Sammy says.

Before he even got there that night, he heard the singing. About 40 American tourists had showed up for Friday night services.

“My father was so happy, he opened all the kosher wines that he had,” Sammy says.

Sammy, who was looking for a way to connect his homeland with his
adopted country, got a brilliant idea. If those 40 tourists would come
for Friday night services, maybe others would come, too. He started a
travel agency called Myanmar Shalom, to — as he puts it — “keep the
Jewish spirit alive in Burma.”

In 2011, Burma became nominally democratic, and tourists began to
pour in, relatively-speaking. And Myanmar Shalom, which does group and
personal tours for Jews and non-Jews, has gone from two employees to

The US-ASEAN Business Council Institute (USABCI) just finished
restoring parts of the synagogue, and Frances Zwenig, head of the
project, says there are always tourists at the synagogue when she visits

And now that Myanmar Shalom can cover costs, the USABCI handed synagogue upkeep back to the Samuels Family.

Myanmar Shalom is not only easing the way for tourists, Sammy also
runs a consulting company for Fortune 100 businesses trying to tap in to
Burma’s untouched markets. Those businesses often bring Jews into
Yangon for work opportunities — much like their ancestors did.

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Preserving Burma’s last synagogue

 Mesmuah Yeshua synagogue in Rangoon (Yangon)…more than just a building

 The last synagogue in Rangoon is a symbol of fast-diminishing religious tolerance, argues Michael Rubin in the Commentator (with thanks: Lily):

Voice of America picked up a fascinating story about efforts to preserve Burma’s (Myanmar’s) last synagogue:

The Mesmuah Yeshua synagogue is in a
neighborhood typical of colonial Rangoon. Mosques, Hindu temples,
churches, and Buddhist pagodas dot busy streets of markets, hawkers, and
hardware shops. The protected heritage building dates back to 1896, and
has been under the care of a member of the Samuels family for
generations… Author and historian Thant Myint-U heads the Yangon Heritage Trust,
an organization dedicated to saving Rangoon’s heritage buildings. He
says the synagogue’s preservation effort is about more than just the
building: it’s about recovering Burma’s past, to help people understand
the city’s rich multiethnic history.

The whole story is worth reading, especially against the backdrop of the destruction of Java’s last synagogue
earlier this summer, the razing of the Jewish quarters in both
Sulaymani and Erbil in Iraqi Kurdistan, the end of the Jewish community
in both Afghanistan and Iraq, and the start of what might well become a Jewish exodus
from an increasingly intolerant Turkey. Sixteen years ago, I watched
the Jewish community in Tajikistan build a guest house near the Jewish
cemetery to prepare for the end of what they assumed would be that
country’s permanent Jewish community.

Religious intolerance is spreading
across the Middle East and many places in Asia as populist and
radicalized clergy urge their followers to make life intolerable for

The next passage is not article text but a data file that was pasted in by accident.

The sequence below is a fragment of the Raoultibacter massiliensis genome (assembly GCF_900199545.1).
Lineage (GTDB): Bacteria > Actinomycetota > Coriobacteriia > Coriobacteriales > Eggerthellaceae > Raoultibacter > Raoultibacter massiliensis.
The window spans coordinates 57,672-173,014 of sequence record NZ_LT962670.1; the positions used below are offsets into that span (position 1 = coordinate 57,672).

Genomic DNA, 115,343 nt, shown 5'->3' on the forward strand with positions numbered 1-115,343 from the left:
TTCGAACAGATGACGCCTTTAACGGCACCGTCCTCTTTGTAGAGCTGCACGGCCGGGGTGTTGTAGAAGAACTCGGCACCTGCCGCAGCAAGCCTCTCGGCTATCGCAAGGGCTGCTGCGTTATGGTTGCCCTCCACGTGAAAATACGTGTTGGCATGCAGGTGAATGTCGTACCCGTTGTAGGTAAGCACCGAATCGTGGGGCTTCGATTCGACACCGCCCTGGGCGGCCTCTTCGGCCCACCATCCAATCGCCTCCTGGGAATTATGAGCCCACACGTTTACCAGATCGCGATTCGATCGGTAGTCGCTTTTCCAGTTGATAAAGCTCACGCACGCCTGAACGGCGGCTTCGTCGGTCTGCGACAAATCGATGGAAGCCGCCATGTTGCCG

Jewish, Christian, Muslim, Hindu, or Buddhist minorities. Traveling over
the years in Iraq, Pakistan, Syria, Yemen, Egypt, and Iran, I have
heard older generations describe the cosmopolitan atmosphere of their
youth, playing with friends of different religions.

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Will pluralism ever return to Burma?

The Sofaer store in Yangon. Some 3,000 Jews once lived in Burma

It never ceases to amaze me how the media can wax lyrical about the ‘surprising survival’ of only 20 Jews in Burma, and dare to predict that the community might revive. The truth is that tolerance and pluralism of different faiths were old-fashioned colonial values. Article in The Economist (with thanks: Shaul)

Amid the bustle and crumbling masonry of downtown Yangon, there is one building that likes to keep up appearances: Myanmar’s only synagogue. On a narrow street, tucked behind a lot of paint shops, stands the splendid Musmeah Yeshua. Dating from the 1890s, it is a reminder of a lost world and an almost vanished community. It also provides a test of how far Myanmar can change.

Many of Myanmar’s Jews came from Iraq in the 19th century to trade and set up businesses. What was then Rangoon was a flourishing port of the British empire, and the Jewish community became influential. At its peak, it numbered around 3,000. The city even had a Jewish mayor.

Some of the prosperity and worldliness of those days lingers in the streets around the synagogue. Musmeah Yeshua is virtually next door to a Sunni madrassa, dating from 1914. A bit farther down the same street is a large mosque. Both of these are legacies of a Muslim influx from Gujarat, in India. Across the way is a large, gaudy Hindu temple. A few streets down is a large Hokkien temple. Methodist, Catholic and Anglican churches are all nearby. Immigrants came to Rangoon from around the world to make their fortunes.

A virtue, perhaps, of having been isolated from the world is that several decades of religious bigotry seem not to have touched this corner of Yangon. Living and working together, Jews, Muslims and others seem to get along cheerfully enough—in contrast to the violence between the majority Burmans and many other indigenous groups, such as the majority-Christian Kachin in the north and the Muslim Rohingyas in the west. When the devastating cyclone Nargis hit Yangon in 2008, interfaith prayers were held in the synagogue. It was to describe just such a multicultural and commercial conglomeration that J.S. Furnivall, a British colonial servant in Burma, coined the term “plural society” 60 years ago.

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A talk in London on the Jews of Burma by Dr Saul Zadka is scheduled for 1 May. For further details check out Harif and Spiro Ark websites.